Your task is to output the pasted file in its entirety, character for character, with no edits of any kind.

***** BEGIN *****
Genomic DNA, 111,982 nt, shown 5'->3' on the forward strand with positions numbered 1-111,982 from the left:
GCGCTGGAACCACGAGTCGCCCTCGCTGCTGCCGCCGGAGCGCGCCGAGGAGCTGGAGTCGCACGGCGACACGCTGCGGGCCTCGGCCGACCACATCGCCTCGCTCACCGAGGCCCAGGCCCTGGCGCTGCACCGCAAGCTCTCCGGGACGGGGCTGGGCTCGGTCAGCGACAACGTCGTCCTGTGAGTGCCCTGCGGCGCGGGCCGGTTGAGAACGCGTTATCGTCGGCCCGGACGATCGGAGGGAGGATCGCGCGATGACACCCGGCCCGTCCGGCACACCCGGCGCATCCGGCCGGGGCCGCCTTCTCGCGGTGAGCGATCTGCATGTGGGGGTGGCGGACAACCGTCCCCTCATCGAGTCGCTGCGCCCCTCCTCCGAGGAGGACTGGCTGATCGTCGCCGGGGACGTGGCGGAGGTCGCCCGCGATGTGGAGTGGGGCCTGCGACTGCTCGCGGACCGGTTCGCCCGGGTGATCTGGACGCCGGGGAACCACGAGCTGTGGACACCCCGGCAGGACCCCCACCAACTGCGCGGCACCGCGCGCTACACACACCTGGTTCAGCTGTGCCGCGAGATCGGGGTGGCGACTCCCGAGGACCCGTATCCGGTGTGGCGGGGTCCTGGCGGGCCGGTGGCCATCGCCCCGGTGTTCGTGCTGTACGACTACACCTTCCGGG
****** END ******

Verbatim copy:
Genomic DNA, 111,982 nt, shown 5'->3' on the forward strand with positions numbered 1-111,982 from the left:
GCGCTGGAACCACGAGTCGCCCTCGCTGCTGCCGCCGGAGCGCGCCGAGGAGCTGGAGTCGCACGGCGACACGCTGCGGGCCTCGGCCGACCACATCGCCTCGCTCACCGAGGCCCAGGCCCTGGCGCTGCACCGCAAGCTCTCCGGGACGGGGCTGGGCTCGGTCAGCGACAACGTCGTCCTGTGAGTGCCCTGCGGCGCGGGCCGGTTGAGAACGCGTTATCGTCGGCCCGGACGATCGGAGGGAGGATCGCGCGATGACACCCGGCCCGTCCGGCACACCCGGCGCATCCGGCCGGGGCCGCCTTCTCGCGGTGAGCGATCTGCATGTGGGGGTGGCGGACAACCGTCCCCTCATCGAGTCGCTGCGCCCCTCCTCCGAGGAGGACTGGCTGATCGTCGCCGGGGACGTGGCGGAGGTCGCCCGCGATGTGGAGTGGGGCCTGCGACTGCTCGCGGACCGGTTCGCCCGGGTGATCTGGACGCCGGGGAACCACGAGCTGTGGACACCCCGGCAGGACCCCCACCAACTGCGCGGCACCGCGCGCTACACACACCTGGTTCAGCTGTGCCGCGAGATCGGGGTGGCGACTCCCGAGGACCCGTATCCGGTGTGGCGGGGTCCTGGCGGGCCGGTGGCCATCGCCCCGGTGTTCGTGCTGTACGACTACACCTTCCGGG